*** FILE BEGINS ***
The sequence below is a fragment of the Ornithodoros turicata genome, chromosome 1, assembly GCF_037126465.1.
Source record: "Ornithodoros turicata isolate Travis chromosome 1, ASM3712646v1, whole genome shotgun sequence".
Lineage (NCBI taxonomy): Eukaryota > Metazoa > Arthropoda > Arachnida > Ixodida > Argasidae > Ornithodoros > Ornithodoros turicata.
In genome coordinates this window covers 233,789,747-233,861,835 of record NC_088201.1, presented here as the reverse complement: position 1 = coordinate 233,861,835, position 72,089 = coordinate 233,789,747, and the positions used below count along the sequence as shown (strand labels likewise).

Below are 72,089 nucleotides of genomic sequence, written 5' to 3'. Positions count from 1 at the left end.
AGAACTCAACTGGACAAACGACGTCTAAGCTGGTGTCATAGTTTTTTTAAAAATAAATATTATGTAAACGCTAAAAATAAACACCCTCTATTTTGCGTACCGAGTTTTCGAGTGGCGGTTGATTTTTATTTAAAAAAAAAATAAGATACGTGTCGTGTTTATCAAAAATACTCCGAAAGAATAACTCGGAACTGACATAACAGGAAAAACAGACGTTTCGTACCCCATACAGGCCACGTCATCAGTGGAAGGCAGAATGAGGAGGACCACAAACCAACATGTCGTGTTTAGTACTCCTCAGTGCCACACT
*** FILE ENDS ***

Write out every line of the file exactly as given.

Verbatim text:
The sequence below is a fragment of the Ornithodoros turicata genome, chromosome 1, assembly GCF_037126465.1.
Source record: "Ornithodoros turicata isolate Travis chromosome 1, ASM3712646v1, whole genome shotgun sequence".
Lineage (NCBI taxonomy): Eukaryota > Metazoa > Arthropoda > Arachnida > Ixodida > Argasidae > Ornithodoros > Ornithodoros turicata.
In genome coordinates this window covers 233,789,747-233,861,835 of record NC_088201.1, presented here as the reverse complement: position 1 = coordinate 233,861,835, position 72,089 = coordinate 233,789,747, and the positions used below count along the sequence as shown (strand labels likewise).

Below are 72,089 nucleotides of genomic sequence, written 5' to 3'. Positions count from 1 at the left end.
AGAACTCAACTGGACAAACGACGTCTAAGCTGGTGTCATAGTTTTTTTAAAAATAAATATTATGTAAACGCTAAAAATAAACACCCTCTATTTTGCGTACCGAGTTTTCGAGTGGCGGTTGATTTTTATTTAAAAAAAAAATAAGATACGTGTCGTGTTTATCAAAAATACTCCGAAAGAATAACTCGGAACTGACATAACAGGAAAAACAGACGTTTCGTACCCCATACAGGCCACGTCATCAGTGGAAGGCAGAATGAGGAGGACCACAAACCAACATGTCGTGTTTAGTACTCCTCAGTGCCACACT